Leadership development

In 2014, the Monterey Area Institutions' Network for Education (a collaboration between COS and seven Monterey Bay area academic campuses focused on training future ocean leaders) saw an increase in the number of leadership development activities offered to our graduate audience, including four seminars, five workshops and two all-campus networking events involving over 250 participants and 20 guest speakers. The collaboration was also awarded its first-ever grant in 2014: A $25,000 WhaleTail grant to support the 2015 Summer Ocean Policy Course from the California Coastal Commission. Read more.

Ocean Tipping Points

The center’s interdisciplinary, cross-institutional Ocean Tipping Points project team published five peer-reviewed articles, gave 38 presentations and extensively engaged managers, researchers and community groups in its two case study regions of Haida Gwaii, British Columbia and Hawai'i, U.S. Read more.

On Camera

The extreme life of the sea: Stephen Palumbi at TEDxStanford

In this TedX Stanford talk, Woods Senior Fellow, by courtesy, Steve Palumbi (Biology) discusses his book about the amazing species in the sea, written with his son, the novelist Anthony Palumbi.

Unmanned Aerial Vehicles vs. Pirate Fishing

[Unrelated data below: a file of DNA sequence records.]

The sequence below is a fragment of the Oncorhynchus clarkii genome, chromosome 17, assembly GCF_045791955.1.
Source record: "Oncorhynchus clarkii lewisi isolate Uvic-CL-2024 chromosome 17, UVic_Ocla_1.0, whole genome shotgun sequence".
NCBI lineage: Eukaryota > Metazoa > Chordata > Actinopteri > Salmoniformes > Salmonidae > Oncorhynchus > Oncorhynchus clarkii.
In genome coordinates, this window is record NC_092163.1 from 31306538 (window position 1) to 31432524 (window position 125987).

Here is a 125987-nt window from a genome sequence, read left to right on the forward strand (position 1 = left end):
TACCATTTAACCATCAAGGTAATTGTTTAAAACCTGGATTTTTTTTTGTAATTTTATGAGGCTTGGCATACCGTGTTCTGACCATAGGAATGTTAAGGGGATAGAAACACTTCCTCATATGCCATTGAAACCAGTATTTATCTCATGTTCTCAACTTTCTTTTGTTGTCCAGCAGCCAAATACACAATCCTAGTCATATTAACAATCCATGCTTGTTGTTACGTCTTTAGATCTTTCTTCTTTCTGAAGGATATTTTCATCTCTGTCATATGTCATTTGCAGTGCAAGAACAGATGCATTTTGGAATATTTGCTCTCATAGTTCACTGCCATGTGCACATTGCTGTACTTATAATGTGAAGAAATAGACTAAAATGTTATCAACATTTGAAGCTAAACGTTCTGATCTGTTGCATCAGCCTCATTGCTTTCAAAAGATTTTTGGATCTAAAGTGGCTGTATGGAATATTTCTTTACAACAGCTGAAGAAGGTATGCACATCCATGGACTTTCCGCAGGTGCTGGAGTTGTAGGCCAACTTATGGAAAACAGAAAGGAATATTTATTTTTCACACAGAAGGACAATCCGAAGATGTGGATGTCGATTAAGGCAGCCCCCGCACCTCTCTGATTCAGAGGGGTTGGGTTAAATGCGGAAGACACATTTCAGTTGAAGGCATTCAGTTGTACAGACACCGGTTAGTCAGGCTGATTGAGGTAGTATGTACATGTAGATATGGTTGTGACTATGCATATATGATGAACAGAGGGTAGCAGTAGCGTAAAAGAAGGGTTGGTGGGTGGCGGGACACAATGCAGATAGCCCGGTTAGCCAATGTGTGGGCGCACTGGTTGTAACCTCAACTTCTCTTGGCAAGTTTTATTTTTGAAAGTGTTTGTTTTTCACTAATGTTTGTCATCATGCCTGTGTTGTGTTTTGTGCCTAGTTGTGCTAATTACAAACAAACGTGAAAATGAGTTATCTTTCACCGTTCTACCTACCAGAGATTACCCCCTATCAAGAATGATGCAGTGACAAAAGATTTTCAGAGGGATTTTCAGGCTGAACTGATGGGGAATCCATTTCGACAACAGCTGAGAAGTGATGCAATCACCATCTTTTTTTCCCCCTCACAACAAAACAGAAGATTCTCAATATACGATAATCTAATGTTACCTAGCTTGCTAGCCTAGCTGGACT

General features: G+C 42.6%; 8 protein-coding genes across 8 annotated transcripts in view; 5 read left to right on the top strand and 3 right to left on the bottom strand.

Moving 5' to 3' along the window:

Stanford researchers joined experts from law enforcement, government (including the president of Iceland), technology and nonprofit organizations for Ocean Agenda, a conference sponsored by Google Oceans and focused on "boosting protection of ocean life using new surveillance technologies." During a reception held on the second floor terrace of the Jerry Yang & Akiko Yamazaki Environment & Energy Building, conference attendees watched a demonstration of an unmanned aerial vehicle that could someday be launched from an unmanned boat to monitor illegal fishing.

In The News

Environmental Groups Call for Regulation as World Dives into Deep Sea Mining

Senior Fellow Larry Crowder (Biology), Science Director at the Center for Ocean Solutions, states that protected areas need to be in...
July 10, 2015 - By Robert Gebelhoff, Washington Post

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Coral Reefs: The Seawall That Nature Built

Woods-affiliated Professor of Biological Sciences Fellow Fiorenza Micheli explains findings that reefs serve as an effective first line of defense...
May 14, 2014 - By Michael Beck of The Nature Conservancy, National Geographic

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Some Corals Can Adapt to Warmer Waters

Quotes Steve Palumbi, Woods senior fellow, on study of heat-resistant coral species
April 28, 2014 - By Douglas Quenqua, The New York Times

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Toxins Released by Oil Spills Send Fish Hearts Into Cardiac Arrest

Study of effects of 2010 Deepwater Horizon oil spill reveals damage to heart cells, according to Woods Senior Fellow Barbara Block
February 13, 2014 - By Louis Sahagun, Los Angeles Times

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“The relevancy and timing of your work is greatly appreciated and immensely practical to those of us working in the field,”

- Anne Walton, program director for NOAA's International Marine Protected Areas Capacity Building Program